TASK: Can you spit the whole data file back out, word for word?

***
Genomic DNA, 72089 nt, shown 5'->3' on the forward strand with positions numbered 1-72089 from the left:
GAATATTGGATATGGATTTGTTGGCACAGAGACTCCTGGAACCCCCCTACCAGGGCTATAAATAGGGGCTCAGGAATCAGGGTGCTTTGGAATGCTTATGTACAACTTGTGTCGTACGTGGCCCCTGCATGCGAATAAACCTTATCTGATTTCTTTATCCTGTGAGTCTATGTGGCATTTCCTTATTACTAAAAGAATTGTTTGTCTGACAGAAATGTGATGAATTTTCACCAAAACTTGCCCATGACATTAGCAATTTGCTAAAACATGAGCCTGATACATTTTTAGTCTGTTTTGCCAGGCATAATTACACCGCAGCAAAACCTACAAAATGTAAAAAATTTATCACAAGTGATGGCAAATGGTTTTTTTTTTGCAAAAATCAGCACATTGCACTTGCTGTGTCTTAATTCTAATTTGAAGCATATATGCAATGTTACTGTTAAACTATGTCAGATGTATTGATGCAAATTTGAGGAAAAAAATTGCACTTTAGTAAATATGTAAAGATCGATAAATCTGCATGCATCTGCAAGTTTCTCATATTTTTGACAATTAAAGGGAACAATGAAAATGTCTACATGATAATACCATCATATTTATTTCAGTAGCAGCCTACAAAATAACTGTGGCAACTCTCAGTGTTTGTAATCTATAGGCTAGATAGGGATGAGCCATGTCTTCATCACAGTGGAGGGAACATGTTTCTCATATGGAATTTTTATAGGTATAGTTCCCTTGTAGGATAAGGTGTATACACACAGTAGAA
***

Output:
Genomic DNA, 72089 nt, shown 5'->3' on the forward strand with positions numbered 1-72089 from the left:
GAATATTGGATATGGATTTGTTGGCACAGAGACTCCTGGAACCCCCCTACCAGGGCTATAAATAGGGGCTCAGGAATCAGGGTGCTTTGGAATGCTTATGTACAACTTGTGTCGTACGTGGCCCCTGCATGCGAATAAACCTTATCTGATTTCTTTATCCTGTGAGTCTATGTGGCATTTCCTTATTACTAAAAGAATTGTTTGTCTGACAGAAATGTGATGAATTTTCACCAAAACTTGCCCATGACATTAGCAATTTGCTAAAACATGAGCCTGATACATTTTTAGTCTGTTTTGCCAGGCATAATTACACCGCAGCAAAACCTACAAAATGTAAAAAATTTATCACAAGTGATGGCAAATGGTTTTTTTTTTGCAAAAATCAGCACATTGCACTTGCTGTGTCTTAATTCTAATTTGAAGCATATATGCAATGTTACTGTTAAACTATGTCAGATGTATTGATGCAAATTTGAGGAAAAAAATTGCACTTTAGTAAATATGTAAAGATCGATAAATCTGCATGCATCTGCAAGTTTCTCATATTTTTGACAATTAAAGGGAACAATGAAAATGTCTACATGATAATACCATCATATTTATTTCAGTAGCAGCCTACAAAATAACTGTGGCAACTCTCAGTGTTTGTAATCTATAGGCTAGATAGGGATGAGCCATGTCTTCATCACAGTGGAGGGAACATGTTTCTCATATGGAATTTTTATAGGTATAGTTCCCTTGTAGGATAAGGTGTATACACACAGTAGAA